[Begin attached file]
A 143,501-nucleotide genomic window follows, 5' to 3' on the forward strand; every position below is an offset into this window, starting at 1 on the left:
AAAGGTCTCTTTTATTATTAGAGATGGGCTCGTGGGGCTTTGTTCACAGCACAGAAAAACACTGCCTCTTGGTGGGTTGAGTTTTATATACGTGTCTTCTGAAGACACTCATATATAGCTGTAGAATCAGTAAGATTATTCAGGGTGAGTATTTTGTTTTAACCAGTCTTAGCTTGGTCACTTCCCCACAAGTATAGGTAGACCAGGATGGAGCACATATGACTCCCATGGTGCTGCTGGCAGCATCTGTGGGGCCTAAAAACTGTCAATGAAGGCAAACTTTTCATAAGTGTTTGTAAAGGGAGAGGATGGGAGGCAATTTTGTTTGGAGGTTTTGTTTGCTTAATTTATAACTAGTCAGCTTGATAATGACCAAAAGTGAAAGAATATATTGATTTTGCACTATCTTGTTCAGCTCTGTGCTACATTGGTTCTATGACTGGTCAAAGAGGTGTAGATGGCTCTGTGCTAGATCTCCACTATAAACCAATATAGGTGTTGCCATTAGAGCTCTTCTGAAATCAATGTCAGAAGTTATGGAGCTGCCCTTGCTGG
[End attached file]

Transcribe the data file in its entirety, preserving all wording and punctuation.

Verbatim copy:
A 143,501-nucleotide genomic window follows, 5' to 3' on the forward strand; every position below is an offset into this window, starting at 1 on the left:
AAAGGTCTCTTTTATTATTAGAGATGGGCTCGTGGGGCTTTGTTCACAGCACAGAAAAACACTGCCTCTTGGTGGGTTGAGTTTTATATACGTGTCTTCTGAAGACACTCATATATAGCTGTAGAATCAGTAAGATTATTCAGGGTGAGTATTTTGTTTTAACCAGTCTTAGCTTGGTCACTTCCCCACAAGTATAGGTAGACCAGGATGGAGCACATATGACTCCCATGGTGCTGCTGGCAGCATCTGTGGGGCCTAAAAACTGTCAATGAAGGCAAACTTTTCATAAGTGTTTGTAAAGGGAGAGGATGGGAGGCAATTTTGTTTGGAGGTTTTGTTTGCTTAATTTATAACTAGTCAGCTTGATAATGACCAAAAGTGAAAGAATATATTGATTTTGCACTATCTTGTTCAGCTCTGTGCTACATTGGTTCTATGACTGGTCAAAGAGGTGTAGATGGCTCTGTGCTAGATCTCCACTATAAACCAATATAGGTGTTGCCATTAGAGCTCTTCTGAAATCAATGTCAGAAGTTATGGAGCTGCCCTTGCTGG